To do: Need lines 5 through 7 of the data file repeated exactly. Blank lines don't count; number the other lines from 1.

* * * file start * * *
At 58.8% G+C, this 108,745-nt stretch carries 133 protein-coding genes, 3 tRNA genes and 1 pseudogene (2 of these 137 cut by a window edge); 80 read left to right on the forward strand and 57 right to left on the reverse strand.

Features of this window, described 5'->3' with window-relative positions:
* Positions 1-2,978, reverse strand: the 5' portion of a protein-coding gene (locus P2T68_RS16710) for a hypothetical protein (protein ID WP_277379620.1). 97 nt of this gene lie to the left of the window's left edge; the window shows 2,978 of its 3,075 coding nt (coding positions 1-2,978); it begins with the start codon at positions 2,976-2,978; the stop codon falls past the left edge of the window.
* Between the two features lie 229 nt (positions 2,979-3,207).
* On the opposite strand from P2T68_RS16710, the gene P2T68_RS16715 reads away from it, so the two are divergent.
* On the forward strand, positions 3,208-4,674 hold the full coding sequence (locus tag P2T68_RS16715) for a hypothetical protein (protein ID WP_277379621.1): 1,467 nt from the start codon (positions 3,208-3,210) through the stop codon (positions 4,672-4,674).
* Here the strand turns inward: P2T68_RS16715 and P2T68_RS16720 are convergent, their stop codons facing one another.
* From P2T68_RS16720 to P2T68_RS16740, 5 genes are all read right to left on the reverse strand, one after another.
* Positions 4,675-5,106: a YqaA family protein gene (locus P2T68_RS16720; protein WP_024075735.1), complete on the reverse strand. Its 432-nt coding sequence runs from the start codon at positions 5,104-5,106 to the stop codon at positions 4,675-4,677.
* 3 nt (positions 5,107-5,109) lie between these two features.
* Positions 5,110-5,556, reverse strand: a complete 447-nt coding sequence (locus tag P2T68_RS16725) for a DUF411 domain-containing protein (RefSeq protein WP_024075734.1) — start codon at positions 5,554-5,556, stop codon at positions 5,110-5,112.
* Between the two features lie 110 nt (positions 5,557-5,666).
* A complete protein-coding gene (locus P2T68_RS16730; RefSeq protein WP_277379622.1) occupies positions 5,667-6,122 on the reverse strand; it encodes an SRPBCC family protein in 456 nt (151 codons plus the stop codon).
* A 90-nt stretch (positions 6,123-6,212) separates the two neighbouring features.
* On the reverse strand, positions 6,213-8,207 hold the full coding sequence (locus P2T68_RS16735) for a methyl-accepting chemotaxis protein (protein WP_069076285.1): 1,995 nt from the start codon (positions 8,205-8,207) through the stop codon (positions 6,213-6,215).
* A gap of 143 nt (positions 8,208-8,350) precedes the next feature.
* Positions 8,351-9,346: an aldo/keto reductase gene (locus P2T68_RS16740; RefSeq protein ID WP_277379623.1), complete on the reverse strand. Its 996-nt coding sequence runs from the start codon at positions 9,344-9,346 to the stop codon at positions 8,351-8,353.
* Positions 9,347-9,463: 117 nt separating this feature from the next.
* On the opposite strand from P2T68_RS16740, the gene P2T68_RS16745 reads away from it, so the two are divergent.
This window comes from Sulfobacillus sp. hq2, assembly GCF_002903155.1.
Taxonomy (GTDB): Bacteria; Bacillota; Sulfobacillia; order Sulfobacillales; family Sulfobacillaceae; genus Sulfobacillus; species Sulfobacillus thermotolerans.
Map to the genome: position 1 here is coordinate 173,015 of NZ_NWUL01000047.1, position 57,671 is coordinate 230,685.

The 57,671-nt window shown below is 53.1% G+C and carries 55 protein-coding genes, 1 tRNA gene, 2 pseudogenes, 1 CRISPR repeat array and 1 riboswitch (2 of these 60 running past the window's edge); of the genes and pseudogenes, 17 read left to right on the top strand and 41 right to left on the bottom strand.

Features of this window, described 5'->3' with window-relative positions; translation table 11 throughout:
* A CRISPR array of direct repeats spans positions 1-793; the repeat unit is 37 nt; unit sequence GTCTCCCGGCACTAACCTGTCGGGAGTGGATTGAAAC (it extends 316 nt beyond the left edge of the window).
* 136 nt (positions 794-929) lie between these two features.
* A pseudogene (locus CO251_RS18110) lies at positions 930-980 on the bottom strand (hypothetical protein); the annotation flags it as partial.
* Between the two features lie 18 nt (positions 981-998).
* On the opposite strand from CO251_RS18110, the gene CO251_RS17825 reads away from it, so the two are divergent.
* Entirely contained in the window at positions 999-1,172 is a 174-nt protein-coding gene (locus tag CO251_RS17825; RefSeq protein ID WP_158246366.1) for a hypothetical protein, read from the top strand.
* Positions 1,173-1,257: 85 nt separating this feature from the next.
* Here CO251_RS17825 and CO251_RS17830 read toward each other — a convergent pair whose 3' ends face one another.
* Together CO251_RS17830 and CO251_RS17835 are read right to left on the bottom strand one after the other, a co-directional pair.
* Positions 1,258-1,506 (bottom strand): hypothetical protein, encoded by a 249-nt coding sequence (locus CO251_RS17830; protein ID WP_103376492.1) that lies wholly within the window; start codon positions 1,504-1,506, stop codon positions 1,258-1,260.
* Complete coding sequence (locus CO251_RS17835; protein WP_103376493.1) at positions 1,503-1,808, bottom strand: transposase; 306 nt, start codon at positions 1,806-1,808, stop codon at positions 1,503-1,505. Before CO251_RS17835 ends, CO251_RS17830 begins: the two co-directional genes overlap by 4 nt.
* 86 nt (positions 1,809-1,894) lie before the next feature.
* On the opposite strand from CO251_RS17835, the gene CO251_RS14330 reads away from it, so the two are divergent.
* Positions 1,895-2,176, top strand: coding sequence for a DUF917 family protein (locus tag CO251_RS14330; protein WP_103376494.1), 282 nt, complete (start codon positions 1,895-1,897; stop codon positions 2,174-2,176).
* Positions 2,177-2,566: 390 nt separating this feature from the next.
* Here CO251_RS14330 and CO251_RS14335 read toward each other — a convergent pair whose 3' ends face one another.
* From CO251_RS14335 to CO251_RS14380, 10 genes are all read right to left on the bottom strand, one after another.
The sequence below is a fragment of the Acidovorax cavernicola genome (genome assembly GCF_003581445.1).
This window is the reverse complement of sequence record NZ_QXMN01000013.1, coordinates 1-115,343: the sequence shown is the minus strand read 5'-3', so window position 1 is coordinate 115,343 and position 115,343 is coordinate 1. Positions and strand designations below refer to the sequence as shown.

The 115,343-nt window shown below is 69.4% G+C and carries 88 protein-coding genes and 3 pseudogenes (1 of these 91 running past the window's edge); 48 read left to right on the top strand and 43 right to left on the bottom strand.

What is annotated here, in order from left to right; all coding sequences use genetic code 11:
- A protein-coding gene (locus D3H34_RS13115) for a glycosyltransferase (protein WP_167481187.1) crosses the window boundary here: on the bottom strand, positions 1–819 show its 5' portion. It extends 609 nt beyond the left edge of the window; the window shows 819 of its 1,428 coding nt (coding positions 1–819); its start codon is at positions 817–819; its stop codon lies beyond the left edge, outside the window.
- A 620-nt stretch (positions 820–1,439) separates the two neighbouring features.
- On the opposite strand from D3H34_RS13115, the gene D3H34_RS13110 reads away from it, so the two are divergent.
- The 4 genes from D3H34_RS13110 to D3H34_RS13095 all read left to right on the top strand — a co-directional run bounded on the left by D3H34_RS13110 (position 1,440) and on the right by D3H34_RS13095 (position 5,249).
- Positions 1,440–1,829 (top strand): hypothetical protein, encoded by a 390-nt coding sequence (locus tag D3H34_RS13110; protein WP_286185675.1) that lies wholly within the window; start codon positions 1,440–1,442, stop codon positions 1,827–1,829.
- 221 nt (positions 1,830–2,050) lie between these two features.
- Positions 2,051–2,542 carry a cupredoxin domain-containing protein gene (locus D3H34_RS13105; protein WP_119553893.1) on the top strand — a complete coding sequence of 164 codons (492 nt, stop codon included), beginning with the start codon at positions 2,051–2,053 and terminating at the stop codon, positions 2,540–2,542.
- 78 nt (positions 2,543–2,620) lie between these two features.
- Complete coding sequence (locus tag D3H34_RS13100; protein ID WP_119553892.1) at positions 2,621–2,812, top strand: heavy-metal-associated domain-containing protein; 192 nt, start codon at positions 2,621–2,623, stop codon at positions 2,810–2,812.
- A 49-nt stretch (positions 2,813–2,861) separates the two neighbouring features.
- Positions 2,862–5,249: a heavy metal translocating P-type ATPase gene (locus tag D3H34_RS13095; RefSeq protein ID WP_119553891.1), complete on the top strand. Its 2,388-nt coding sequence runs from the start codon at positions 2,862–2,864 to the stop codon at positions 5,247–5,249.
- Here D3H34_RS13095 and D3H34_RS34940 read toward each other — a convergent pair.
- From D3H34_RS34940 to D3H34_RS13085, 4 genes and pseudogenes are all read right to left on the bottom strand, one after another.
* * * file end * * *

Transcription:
* On the opposite strand from P2T68_RS16710, the gene P2T68_RS16715 reads away from it, so the two are divergent.
* On the forward strand, positions 3,208-4,674 hold the full coding sequence (locus tag P2T68_RS16715) for a hypothetical protein (protein ID WP_277379621.1): 1,467 nt from the start codon (positions 3,208-3,210) through the stop codon (positions 4,672-4,674).
* Here the strand turns inward: P2T68_RS16715 and P2T68_RS16720 are convergent, their stop codons facing one another.